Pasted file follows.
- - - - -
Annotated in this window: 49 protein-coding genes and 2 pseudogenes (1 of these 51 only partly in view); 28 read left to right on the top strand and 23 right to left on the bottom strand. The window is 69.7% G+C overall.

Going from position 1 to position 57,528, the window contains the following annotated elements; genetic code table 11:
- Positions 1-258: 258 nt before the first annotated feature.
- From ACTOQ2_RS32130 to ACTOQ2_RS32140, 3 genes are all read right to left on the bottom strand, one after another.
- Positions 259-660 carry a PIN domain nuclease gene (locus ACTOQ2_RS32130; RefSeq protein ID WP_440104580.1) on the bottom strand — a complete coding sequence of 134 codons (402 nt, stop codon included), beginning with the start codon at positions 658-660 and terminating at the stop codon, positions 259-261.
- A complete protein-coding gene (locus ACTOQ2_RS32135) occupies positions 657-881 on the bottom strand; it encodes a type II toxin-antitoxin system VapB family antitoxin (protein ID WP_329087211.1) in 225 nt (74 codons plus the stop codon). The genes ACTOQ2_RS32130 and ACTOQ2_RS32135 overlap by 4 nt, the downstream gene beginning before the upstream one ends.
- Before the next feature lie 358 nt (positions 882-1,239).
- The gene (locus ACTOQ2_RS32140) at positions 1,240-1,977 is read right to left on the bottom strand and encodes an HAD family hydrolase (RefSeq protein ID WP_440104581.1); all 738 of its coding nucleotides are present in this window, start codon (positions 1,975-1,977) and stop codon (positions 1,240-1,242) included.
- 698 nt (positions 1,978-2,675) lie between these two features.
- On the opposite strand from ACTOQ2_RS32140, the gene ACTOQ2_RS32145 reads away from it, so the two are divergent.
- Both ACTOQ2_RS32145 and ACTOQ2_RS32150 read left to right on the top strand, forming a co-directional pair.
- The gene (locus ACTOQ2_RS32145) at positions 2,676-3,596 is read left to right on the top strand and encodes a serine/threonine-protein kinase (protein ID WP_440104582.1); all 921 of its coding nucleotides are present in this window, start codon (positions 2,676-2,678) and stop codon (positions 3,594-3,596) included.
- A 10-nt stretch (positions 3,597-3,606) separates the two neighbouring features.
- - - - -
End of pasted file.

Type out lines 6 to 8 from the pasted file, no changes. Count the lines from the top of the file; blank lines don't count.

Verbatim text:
- A complete protein-coding gene (locus ACTOQ2_RS32135) occupies positions 657-881 on the bottom strand; it encodes a type II toxin-antitoxin system VapB family antitoxin (protein ID WP_329087211.1) in 225 nt (74 codons plus the stop codon). The genes ACTOQ2_RS32130 and ACTOQ2_RS32135 overlap by 4 nt, the downstream gene beginning before the upstream one ends.
- Before the next feature lie 358 nt (positions 882-1,239).
- The gene (locus ACTOQ2_RS32140) at positions 1,240-1,977 is read right to left on the bottom strand and encodes an HAD family hydrolase (RefSeq protein ID WP_440104581.1); all 738 of its coding nucleotides are present in this window, start codon (positions 1,975-1,977) and stop codon (positions 1,240-1,242) included.